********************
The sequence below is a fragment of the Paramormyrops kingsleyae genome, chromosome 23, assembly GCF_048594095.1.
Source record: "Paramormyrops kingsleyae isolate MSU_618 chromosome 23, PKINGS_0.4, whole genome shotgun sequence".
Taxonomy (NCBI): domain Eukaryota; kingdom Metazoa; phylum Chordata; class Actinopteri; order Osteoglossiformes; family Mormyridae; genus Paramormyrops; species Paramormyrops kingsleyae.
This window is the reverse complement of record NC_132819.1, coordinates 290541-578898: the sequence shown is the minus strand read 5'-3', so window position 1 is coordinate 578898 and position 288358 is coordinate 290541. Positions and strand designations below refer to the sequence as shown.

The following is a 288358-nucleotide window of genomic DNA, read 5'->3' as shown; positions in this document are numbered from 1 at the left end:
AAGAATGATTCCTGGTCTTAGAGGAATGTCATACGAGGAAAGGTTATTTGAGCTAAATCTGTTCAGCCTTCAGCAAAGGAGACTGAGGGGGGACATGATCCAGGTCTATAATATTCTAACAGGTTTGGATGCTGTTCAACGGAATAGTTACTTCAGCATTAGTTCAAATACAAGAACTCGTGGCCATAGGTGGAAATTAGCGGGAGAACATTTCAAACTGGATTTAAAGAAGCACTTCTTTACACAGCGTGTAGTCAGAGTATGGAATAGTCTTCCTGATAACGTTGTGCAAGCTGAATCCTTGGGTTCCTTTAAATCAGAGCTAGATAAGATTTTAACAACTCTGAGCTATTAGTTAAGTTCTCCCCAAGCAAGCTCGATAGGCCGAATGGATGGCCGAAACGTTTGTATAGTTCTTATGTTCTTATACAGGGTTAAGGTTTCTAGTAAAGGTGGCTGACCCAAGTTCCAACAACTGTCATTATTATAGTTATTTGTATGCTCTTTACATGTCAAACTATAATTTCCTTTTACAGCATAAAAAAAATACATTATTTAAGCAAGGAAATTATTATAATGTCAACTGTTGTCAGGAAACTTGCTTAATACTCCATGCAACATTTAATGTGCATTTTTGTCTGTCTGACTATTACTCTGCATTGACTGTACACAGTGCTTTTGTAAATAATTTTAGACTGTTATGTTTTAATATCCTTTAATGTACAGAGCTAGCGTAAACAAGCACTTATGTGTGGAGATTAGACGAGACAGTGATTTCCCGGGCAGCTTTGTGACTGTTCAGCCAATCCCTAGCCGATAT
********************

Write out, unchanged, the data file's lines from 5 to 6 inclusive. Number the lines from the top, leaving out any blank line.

The following is a 288358-nucleotide window of genomic DNA, read 5'->3' as shown; positions in this document are numbered from 1 at the left end:
AAGAATGATTCCTGGTCTTAGAGGAATGTCATACGAGGAAAGGTTATTTGAGCTAAATCTGTTCAGCCTTCAGCAAAGGAGACTGAGGGGGGACATGATCCAGGTCTATAATATTCTAACAGGTTTGGATGCTGTTCAACGGAATAGTTACTTCAGCATTAGTTCAAATACAAGAACTCGTGGCCATAGGTGGAAATTAGCGGGAGAACATTTCAAACTGGATTTAAAGAAGCACTTCTTTACACAGCGTGTAGTCAGAGTATGGAATAGTCTTCCTGATAACGTTGTGCAAGCTGAATCCTTGGGTTCCTTTAAATCAGAGCTAGATAAGATTTTAACAACTCTGAGCTATTAGTTAAGTTCTCCCCAAGCAAGCTCGATAGGCCGAATGGATGGCCGAAACGTTTGTATAGTTCTTATGTTCTTATACAGGGTTAAGGTTTCTAGTAAAGGTGGCTGACCCAAGTTCCAACAACTGTCATTATTATAGTTATTTGTATGCTCTTTACATGTCAAACTATAATTTCCTTTTACAGCATAAAAAAAATACATTATTTAAGCAAGGAAATTATTATAATGTCAACTGTTGTCAGGAAACTTGCTTAATACTCCATGCAACATTTAATGTGCATTTTTGTCTGTCTGACTATTACTCTGCATTGACTGTACACAGTGCTTTTGTAAATAATTTTAGACTGTTATGTTTTAATATCCTTTAATGTACAGAGCTAGCGTAAACAAGCACTTATGTGTGGAGATTAGACGAGACAGTGATTTCCCGGGCAGCTTTGTGACTGTTCAGCCAATCCCTAGCCGATAT